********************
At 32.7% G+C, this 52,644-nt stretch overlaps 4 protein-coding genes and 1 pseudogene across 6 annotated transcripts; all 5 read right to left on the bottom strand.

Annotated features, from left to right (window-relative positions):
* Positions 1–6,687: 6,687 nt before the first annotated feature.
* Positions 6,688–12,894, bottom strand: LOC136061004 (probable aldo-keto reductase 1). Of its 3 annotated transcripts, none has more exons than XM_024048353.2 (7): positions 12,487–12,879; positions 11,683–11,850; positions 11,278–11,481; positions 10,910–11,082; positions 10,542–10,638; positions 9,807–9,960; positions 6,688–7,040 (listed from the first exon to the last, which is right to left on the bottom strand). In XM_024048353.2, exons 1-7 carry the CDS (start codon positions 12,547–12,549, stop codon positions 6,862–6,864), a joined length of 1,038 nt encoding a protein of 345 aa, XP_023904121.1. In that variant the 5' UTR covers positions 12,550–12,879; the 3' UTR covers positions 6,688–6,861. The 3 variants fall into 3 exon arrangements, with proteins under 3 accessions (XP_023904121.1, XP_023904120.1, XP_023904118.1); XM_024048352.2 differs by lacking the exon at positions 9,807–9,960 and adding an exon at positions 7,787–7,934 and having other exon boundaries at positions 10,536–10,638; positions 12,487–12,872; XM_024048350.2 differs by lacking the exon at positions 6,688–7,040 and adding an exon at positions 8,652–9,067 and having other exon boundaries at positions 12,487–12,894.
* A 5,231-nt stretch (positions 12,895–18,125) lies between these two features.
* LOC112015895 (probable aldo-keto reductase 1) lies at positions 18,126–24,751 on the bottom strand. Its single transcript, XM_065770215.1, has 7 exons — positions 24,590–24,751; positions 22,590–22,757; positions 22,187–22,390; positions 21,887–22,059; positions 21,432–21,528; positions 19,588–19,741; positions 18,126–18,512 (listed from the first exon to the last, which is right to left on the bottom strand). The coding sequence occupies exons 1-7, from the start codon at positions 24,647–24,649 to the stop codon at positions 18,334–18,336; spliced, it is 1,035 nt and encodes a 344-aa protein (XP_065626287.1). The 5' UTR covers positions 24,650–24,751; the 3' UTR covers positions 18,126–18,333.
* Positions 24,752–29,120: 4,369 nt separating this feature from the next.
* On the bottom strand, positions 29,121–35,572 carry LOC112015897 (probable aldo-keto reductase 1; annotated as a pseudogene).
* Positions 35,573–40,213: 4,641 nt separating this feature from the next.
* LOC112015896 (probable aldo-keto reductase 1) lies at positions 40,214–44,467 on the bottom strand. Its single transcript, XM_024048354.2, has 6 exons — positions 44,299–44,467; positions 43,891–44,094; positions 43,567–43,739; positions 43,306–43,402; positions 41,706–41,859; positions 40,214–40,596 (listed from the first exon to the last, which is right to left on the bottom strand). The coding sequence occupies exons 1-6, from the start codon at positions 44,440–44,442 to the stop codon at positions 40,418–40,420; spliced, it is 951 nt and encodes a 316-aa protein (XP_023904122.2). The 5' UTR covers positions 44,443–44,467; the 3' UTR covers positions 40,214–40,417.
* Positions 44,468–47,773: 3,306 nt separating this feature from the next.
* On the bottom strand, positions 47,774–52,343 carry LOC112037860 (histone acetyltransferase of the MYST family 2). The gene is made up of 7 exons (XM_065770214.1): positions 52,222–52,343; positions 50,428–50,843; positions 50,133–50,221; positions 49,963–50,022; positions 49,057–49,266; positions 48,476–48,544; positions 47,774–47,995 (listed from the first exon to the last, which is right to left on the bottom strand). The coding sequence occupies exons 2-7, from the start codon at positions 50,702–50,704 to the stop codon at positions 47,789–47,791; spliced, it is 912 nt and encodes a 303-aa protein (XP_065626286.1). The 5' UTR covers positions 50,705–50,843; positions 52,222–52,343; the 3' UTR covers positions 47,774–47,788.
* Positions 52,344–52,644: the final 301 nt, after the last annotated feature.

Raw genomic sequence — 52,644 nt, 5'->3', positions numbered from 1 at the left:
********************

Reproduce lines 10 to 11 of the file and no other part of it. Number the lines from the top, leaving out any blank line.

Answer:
* LOC112015896 (probable aldo-keto reductase 1) lies at positions 40,214–44,467 on the bottom strand. Its single transcript, XM_024048354.2, has 6 exons — positions 44,299–44,467; positions 43,891–44,094; positions 43,567–43,739; positions 43,306–43,402; positions 41,706–41,859; positions 40,214–40,596 (listed from the first exon to the last, which is right to left on the bottom strand). The coding sequence occupies exons 1-6, from the start codon at positions 44,440–44,442 to the stop codon at positions 40,418–40,420; spliced, it is 951 nt and encodes a 316-aa protein (XP_023904122.2). The 5' UTR covers positions 44,443–44,467; the 3' UTR covers positions 40,214–40,417.
* Positions 44,468–47,773: 3,306 nt separating this feature from the next.